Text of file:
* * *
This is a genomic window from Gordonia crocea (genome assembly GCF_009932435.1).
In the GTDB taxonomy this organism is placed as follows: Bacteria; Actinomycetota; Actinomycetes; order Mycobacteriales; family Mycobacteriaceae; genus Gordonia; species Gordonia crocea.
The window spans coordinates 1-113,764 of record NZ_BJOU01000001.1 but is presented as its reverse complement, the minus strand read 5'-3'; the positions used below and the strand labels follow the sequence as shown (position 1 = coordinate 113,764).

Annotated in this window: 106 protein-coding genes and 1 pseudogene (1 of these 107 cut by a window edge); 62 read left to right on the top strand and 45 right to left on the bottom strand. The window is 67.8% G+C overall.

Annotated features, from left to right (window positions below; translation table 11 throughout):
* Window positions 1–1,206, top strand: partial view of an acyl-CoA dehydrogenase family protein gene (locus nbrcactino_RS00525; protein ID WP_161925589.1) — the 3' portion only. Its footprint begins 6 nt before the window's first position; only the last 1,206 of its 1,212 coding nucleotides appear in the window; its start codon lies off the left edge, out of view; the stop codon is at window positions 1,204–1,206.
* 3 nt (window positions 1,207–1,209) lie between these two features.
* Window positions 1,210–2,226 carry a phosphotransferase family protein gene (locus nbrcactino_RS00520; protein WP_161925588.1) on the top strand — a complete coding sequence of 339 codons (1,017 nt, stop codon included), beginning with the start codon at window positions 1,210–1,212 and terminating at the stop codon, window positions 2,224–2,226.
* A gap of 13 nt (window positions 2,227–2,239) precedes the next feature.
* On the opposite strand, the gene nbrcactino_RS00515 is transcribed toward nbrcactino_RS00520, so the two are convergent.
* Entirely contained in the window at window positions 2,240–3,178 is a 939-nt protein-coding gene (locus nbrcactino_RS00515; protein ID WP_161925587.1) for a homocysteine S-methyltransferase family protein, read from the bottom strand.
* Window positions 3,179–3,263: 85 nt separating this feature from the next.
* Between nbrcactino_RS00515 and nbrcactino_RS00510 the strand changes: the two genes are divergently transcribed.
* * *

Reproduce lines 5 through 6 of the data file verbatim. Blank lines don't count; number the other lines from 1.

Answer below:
Annotated features, from left to right (window positions below; translation table 11 throughout):
* Window positions 1–1,206, top strand: partial view of an acyl-CoA dehydrogenase family protein gene (locus nbrcactino_RS00525; protein ID WP_161925589.1) — the 3' portion only. Its footprint begins 6 nt before the window's first position; only the last 1,206 of its 1,212 coding nucleotides appear in the window; its start codon lies off the left edge, out of view; the stop codon is at window positions 1,204–1,206.